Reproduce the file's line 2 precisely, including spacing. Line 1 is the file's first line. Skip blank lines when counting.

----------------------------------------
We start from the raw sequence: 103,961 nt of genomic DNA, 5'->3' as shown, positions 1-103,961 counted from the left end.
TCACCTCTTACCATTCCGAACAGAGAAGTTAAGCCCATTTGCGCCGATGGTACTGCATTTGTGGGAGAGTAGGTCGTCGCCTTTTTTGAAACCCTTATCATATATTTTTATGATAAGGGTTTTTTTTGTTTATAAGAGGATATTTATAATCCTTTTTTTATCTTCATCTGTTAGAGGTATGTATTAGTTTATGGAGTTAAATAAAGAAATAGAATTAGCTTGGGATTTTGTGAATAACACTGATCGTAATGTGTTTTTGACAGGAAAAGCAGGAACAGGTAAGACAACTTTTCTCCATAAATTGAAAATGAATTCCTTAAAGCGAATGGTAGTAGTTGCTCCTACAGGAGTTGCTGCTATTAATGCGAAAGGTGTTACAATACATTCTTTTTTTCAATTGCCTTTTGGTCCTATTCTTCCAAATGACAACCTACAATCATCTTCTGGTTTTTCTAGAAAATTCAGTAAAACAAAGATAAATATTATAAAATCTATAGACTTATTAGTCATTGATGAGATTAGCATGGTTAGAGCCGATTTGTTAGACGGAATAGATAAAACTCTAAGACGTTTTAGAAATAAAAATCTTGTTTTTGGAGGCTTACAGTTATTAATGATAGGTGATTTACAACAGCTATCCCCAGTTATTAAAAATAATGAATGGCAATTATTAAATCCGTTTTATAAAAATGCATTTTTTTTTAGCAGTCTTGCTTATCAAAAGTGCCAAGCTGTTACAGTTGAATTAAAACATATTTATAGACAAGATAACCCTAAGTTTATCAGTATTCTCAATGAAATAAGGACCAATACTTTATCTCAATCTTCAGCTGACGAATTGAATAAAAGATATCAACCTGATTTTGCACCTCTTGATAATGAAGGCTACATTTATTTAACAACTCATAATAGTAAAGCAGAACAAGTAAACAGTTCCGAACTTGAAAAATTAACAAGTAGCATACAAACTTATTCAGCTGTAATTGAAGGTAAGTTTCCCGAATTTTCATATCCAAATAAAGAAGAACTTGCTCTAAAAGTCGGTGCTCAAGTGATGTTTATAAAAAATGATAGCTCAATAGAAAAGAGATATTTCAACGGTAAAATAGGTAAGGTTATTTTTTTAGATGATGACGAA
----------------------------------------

TCACCTCTTACCATTCCGAACAGAGAAGTTAAGCCCATTTGCGCCGATGGTACTGCATTTGTGGGAGAGTAGGTCGTCGCCTTTTTTGAAACCCTTATCATATATTTTTATGATAAGGGTTTTTTTTGTTTATAAGAGGATATTTATAATCCTTTTTTTATCTTCATCTGTTAGAGGTATGTATTAGTTTATGGAGTTAAATAAAGAAATAGAATTAGCTTGGGATTTTGTGAATAACACTGATCGTAATGTGTTTTTGACAGGAAAAGCAGGAACAGGTAAGACAACTTTTCTCCATAAATTGAAAATGAATTCCTTAAAGCGAATGGTAGTAGTTGCTCCTACAGGAGTTGCTGCTATTAATGCGAAAGGTGTTACAATACATTCTTTTTTTCAATTGCCTTTTGGTCCTATTCTTCCAAATGACAACCTACAATCATCTTCTGGTTTTTCTAGAAAATTCAGTAAAACAAAGATAAATATTATAAAATCTATAGACTTATTAGTCATTGATGAGATTAGCATGGTTAGAGCCGATTTGTTAGACGGAATAGATAAAACTCTAAGACGTTTTAGAAATAAAAATCTTGTTTTTGGAGGCTTACAGTTATTAATGATAGGTGATTTACAACAGCTATCCCCAGTTATTAAAAATAATGAATGGCAATTATTAAATCCGTTTTATAAAAATGCATTTTTTTTTAGCAGTCTTGCTTATCAAAAGTGCCAAGCTGTTACAGTTGAATTAAAACATATTTATAGACAAGATAACCCTAAGTTTATCAGTATTCTCAATGAAATAAGGACCAATACTTTATCTCAATCTTCAGCTGACGAATTGAATAAAAGATATCAACCTGATTTTGCACCTCTTGATAATGAAGGCTACATTTATTTAACAACTCATAATAGTAAAGCAGAACAAGTAAACAGTTCCGAACTTGAAAAATTAACAAGTAGCATACAAACTTATTCAGCTGTAATTGAAGGTAAGTTTCCCGAATTTTCATATCCAAATAAAGAAGAACTTGCTCTAAAAGTCGGTGCTCAAGTGATGTTTATAAAAAATGATAGCTCAATAGAAAAGAGATATTTCAACGGTAAAATAGGTAAGGTTATTTTTTTAGATGATGACGAA